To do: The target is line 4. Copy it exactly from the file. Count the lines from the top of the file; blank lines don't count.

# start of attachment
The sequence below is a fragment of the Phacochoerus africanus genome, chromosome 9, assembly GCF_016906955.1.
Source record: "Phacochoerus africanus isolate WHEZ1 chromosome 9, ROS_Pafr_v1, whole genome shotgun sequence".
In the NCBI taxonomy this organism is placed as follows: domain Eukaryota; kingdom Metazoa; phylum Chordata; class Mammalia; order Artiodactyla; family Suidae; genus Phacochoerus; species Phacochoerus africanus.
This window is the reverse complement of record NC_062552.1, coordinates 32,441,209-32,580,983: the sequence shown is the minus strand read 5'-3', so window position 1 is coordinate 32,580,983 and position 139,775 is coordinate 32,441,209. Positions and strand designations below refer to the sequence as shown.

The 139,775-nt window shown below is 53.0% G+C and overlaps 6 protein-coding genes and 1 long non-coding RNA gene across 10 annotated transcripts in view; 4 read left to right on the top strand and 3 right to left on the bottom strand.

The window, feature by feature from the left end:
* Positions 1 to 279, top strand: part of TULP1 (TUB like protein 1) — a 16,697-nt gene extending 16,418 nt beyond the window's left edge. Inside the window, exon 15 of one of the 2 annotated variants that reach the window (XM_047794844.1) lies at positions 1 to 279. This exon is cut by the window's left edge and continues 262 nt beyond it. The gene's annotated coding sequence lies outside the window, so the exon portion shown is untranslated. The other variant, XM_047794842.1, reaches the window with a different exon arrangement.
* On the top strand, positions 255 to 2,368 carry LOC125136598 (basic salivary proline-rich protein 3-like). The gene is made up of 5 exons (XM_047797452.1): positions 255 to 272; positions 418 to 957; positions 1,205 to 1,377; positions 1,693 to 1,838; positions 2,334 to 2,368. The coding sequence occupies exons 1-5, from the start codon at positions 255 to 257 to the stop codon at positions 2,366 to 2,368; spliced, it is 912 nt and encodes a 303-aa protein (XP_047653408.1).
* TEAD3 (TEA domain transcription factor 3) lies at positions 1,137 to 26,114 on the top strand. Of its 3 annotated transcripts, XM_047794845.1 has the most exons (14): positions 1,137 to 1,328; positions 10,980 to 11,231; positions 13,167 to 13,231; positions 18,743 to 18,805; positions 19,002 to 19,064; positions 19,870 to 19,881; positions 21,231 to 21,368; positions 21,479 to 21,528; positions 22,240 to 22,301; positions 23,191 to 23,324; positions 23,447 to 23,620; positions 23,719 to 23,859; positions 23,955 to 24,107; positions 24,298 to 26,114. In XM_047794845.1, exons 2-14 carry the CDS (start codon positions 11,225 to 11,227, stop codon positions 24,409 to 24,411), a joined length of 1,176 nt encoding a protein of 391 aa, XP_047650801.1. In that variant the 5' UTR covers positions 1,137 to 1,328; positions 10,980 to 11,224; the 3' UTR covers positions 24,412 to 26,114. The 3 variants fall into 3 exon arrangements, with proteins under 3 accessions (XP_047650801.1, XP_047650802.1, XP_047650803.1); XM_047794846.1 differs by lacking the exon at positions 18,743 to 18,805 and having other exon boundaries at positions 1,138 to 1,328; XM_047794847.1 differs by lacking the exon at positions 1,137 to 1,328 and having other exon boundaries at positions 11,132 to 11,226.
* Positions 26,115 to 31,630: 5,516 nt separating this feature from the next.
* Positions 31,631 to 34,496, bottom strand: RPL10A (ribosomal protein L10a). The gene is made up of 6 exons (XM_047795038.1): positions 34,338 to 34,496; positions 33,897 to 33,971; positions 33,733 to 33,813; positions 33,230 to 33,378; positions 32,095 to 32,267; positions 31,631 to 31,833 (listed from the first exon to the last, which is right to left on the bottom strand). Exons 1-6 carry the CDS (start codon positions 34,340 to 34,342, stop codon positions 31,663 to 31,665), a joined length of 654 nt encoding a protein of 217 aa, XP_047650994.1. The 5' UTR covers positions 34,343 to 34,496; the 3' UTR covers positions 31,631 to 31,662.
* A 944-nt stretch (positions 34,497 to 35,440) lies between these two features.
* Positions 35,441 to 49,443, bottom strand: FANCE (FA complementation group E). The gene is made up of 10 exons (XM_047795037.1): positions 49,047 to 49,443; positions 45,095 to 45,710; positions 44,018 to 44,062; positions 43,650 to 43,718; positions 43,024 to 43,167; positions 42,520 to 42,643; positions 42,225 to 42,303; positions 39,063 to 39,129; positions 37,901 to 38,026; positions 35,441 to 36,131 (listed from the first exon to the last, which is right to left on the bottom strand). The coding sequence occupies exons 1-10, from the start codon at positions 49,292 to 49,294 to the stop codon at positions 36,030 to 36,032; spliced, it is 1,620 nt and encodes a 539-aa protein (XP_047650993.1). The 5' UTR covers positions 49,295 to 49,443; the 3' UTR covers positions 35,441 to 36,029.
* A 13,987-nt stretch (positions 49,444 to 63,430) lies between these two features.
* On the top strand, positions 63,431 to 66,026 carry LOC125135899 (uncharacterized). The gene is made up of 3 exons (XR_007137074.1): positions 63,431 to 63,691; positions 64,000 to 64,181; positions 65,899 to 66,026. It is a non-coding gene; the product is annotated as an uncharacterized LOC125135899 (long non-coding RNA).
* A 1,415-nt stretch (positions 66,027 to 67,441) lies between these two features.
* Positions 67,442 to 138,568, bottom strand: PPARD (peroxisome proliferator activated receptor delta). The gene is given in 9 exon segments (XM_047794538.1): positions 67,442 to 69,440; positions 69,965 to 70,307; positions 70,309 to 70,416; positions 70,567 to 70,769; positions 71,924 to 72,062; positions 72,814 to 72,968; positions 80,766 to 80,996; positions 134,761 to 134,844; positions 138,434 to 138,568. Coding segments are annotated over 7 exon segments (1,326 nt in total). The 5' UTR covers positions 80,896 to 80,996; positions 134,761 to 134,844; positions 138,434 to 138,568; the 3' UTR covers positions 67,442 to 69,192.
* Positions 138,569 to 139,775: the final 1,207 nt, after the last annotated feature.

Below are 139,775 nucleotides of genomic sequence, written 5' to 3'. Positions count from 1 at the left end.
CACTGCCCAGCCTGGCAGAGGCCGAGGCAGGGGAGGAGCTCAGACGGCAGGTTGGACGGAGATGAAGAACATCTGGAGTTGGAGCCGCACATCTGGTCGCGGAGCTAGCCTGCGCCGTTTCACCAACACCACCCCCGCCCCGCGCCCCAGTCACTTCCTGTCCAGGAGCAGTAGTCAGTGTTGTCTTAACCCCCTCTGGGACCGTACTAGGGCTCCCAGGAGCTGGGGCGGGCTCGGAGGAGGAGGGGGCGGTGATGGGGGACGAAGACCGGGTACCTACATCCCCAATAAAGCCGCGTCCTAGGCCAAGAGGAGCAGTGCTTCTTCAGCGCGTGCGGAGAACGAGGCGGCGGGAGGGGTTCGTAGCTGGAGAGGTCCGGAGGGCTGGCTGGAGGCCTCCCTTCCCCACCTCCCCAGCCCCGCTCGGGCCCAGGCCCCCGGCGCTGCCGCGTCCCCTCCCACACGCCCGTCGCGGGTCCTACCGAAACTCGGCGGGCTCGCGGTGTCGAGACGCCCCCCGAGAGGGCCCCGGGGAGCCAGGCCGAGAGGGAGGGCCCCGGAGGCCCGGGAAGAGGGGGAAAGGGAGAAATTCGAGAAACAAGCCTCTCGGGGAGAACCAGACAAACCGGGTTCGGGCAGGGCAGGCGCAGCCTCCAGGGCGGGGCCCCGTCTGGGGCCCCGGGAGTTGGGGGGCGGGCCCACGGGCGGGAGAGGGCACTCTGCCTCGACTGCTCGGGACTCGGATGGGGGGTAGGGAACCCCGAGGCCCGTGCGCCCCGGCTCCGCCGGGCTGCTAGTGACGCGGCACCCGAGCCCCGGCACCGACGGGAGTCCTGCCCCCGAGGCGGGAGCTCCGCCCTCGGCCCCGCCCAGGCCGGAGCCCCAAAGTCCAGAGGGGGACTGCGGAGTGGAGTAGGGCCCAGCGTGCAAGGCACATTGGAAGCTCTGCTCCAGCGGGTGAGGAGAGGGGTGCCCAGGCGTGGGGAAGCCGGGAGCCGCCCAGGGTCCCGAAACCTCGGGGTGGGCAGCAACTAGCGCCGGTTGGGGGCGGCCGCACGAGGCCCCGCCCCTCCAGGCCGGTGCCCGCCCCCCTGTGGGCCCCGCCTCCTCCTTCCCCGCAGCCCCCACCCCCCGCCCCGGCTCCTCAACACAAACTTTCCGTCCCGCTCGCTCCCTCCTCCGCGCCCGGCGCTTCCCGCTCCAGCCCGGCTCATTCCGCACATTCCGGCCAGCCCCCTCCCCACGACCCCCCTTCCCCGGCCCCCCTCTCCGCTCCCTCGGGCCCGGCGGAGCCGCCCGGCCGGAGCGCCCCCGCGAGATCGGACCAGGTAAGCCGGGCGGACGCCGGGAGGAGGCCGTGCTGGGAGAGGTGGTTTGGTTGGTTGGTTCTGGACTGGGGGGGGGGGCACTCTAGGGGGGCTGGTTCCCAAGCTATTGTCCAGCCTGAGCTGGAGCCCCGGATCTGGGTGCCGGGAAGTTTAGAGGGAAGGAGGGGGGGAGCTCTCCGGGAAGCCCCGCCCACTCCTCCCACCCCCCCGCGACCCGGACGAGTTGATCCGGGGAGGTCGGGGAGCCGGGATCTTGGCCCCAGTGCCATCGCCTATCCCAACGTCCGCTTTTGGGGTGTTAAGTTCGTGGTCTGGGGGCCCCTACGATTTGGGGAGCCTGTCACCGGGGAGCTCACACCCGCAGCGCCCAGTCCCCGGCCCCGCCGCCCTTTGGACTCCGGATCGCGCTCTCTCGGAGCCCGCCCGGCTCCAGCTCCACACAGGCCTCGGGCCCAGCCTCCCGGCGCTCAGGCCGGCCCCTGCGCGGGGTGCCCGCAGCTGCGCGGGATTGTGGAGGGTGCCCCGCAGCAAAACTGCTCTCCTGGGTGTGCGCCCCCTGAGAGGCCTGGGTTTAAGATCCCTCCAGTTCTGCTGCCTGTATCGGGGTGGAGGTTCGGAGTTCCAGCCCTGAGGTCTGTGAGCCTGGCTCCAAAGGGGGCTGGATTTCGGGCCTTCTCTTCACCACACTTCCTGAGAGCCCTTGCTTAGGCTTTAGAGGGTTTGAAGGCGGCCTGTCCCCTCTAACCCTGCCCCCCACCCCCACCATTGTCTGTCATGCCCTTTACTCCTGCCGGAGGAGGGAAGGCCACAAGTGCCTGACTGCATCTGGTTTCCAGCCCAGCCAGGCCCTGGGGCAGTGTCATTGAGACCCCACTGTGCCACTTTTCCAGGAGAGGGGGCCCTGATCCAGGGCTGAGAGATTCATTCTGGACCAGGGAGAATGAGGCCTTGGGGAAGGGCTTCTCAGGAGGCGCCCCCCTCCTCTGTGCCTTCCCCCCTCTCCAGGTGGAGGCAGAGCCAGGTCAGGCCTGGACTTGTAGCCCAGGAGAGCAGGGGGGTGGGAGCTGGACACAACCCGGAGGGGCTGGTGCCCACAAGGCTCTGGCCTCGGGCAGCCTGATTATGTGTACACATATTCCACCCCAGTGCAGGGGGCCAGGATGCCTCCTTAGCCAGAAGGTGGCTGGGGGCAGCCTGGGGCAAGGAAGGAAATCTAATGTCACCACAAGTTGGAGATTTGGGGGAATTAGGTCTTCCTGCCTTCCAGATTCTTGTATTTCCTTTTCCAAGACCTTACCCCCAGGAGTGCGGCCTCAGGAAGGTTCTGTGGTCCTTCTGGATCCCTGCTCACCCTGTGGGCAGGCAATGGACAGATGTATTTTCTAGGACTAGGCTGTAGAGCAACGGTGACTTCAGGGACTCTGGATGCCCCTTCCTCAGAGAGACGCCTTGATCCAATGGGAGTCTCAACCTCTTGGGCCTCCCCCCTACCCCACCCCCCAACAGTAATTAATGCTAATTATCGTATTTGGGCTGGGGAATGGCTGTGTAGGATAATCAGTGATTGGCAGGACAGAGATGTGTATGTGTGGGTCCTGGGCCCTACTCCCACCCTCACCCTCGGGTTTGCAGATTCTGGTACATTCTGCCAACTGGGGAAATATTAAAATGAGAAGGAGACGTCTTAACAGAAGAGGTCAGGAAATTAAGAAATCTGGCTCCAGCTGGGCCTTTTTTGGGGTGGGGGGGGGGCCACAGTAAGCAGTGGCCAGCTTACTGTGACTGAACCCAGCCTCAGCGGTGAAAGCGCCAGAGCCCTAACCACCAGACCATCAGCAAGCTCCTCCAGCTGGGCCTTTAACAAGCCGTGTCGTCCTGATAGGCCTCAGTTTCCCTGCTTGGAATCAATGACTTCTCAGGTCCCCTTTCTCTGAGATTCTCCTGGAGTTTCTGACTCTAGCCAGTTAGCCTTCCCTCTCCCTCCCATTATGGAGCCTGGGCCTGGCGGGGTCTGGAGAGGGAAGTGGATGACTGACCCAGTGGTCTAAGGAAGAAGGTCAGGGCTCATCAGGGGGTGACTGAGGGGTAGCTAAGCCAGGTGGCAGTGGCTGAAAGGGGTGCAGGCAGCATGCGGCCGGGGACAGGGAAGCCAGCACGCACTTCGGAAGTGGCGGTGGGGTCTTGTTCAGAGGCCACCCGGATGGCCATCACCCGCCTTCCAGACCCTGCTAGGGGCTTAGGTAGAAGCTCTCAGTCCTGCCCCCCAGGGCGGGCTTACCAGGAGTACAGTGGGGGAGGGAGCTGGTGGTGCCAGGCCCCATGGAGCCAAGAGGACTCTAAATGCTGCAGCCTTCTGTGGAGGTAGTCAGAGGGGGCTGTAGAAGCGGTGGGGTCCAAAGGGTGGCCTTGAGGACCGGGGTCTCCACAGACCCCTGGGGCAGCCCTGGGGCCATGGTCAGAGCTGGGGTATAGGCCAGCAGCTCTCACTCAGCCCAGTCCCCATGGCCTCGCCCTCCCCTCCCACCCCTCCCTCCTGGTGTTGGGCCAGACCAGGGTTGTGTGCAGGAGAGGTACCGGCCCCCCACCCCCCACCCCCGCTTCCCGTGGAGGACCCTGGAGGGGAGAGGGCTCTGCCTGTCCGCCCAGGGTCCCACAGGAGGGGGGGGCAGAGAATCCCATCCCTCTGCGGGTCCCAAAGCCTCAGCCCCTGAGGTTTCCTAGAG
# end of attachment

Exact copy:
This window is the reverse complement of record NC_062552.1, coordinates 32,441,209-32,580,983: the sequence shown is the minus strand read 5'-3', so window position 1 is coordinate 32,580,983 and position 139,775 is coordinate 32,441,209. Positions and strand designations below refer to the sequence as shown.